Physics of the Impossible uses topics of speculative technologies to introduce topics of fundamental physics to the reader/listener/viewer. The topic of invisibility (cloaking), for example, becomes a discussion on why the speed of light is slower in water than in vacuum, which leads to a discussion of newly developed composite materials. Trekkian phasers becomes a lesson on how lasers work and how laser-based research is conducted. Technological advances we take for granted today were, as little as 150 years ago, thought to be ridiculously impossible. No less an authority than William Thomson, Lord Kelvin stated publicly that heavier-than-air flying machines were impossible, X-rays were a hoax, and that radio had no future.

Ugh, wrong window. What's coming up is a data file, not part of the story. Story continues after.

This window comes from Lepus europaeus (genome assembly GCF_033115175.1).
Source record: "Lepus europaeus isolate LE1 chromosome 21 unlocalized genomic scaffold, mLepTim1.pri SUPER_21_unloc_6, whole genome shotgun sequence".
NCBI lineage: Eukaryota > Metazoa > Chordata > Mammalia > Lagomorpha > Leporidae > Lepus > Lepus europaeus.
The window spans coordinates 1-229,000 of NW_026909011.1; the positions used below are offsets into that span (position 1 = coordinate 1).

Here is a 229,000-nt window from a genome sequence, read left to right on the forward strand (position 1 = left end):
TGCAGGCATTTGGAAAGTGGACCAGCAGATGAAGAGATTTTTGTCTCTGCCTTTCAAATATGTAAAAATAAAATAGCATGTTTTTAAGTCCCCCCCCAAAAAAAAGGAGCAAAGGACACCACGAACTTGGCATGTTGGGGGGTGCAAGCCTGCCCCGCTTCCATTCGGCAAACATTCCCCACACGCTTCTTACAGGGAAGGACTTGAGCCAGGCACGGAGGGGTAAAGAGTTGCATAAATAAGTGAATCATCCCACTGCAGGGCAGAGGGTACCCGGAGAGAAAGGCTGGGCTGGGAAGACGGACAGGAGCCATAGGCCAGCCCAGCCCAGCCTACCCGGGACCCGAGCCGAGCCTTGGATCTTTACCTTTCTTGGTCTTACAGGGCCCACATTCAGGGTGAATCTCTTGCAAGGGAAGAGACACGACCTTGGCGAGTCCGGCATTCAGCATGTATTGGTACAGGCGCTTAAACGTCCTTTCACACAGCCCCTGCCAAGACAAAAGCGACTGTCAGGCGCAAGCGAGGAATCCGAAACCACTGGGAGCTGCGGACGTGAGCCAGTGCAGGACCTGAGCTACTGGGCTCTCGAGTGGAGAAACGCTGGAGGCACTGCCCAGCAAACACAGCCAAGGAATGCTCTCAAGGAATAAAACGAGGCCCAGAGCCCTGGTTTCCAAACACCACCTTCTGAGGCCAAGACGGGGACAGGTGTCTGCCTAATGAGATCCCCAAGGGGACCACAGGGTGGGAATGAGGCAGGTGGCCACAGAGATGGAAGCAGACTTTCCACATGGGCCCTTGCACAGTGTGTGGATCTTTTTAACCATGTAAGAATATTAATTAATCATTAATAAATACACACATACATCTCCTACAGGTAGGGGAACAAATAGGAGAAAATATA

Publishing essential research results in one of the most important areas of applied physics, Applied Physics B: Laser and Optics places among the most cited journals in its field. Applied Physics B covers the broad field of laser physics, linear and nonlinear optics, ultrafast phenomena, photonic devices, optical and laser materials, quantum optics, laser spectroscopy of atoms, molecules and clusters, and use of laser radiation in biophotonics, chemistry and biochemistry.